SBEE Lecture Series: Itay Fainmesser
The Social, Behavioral and Experimental Economics lecture series is sponsored by the School of Information, the Ross School of Business and the Department of Economics. Speakers from U.S. and international universities present their research at weekly seminars during the 2017-2018 academic year.
Pricing Network Effects: Competition
This paper studies the practice of influencer marketing in oligopoly markets and its effect on market efficiency. We develop a duopoly model in which firms sell horizontally differentiated products. Consumers are influenced by other consumers’ choices, and some consumers are more influential than others. Firms’ influencer marketing strategy involves discovering the influence of a subset of consumers and price discriminating based on this information.
In equilibrium, firms subsidize consumers whose influence is above average and charge premia to below average influential consumers; the equilibrium premia/discounts depend on the strength of network effects and the level of information that firms have on consumers’ influence. From a normative perspective, we show that influencer marketing leads to inefficient consumer-product matches. Firms’ investments in discovering consumers’ networks are strategic complements, leading to a race for information acquisition that erodes total surplus and firms’ profits but increases consumer surplus.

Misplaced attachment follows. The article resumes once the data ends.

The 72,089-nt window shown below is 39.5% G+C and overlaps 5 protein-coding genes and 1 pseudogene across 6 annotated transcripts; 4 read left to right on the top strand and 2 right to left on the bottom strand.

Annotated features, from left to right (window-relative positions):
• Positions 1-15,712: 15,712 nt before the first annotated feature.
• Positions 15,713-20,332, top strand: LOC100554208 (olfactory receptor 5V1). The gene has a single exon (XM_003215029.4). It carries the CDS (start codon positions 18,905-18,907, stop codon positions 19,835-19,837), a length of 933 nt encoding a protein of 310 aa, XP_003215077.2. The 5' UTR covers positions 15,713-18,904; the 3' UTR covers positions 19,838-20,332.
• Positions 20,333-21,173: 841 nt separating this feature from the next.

Itay Fainmesser, PhD (Harvard University) is an Assistant Professor at the Johns Hopkins Carey Business School, and the Economics Department at Johns Hopkins University. Professor Fainmesser studies how social networks affect and are affected by market activities and market rules. His current work explores the optimal pricing of network goods, the role of intermediaries in markets, and the shape and evolution of trust networks.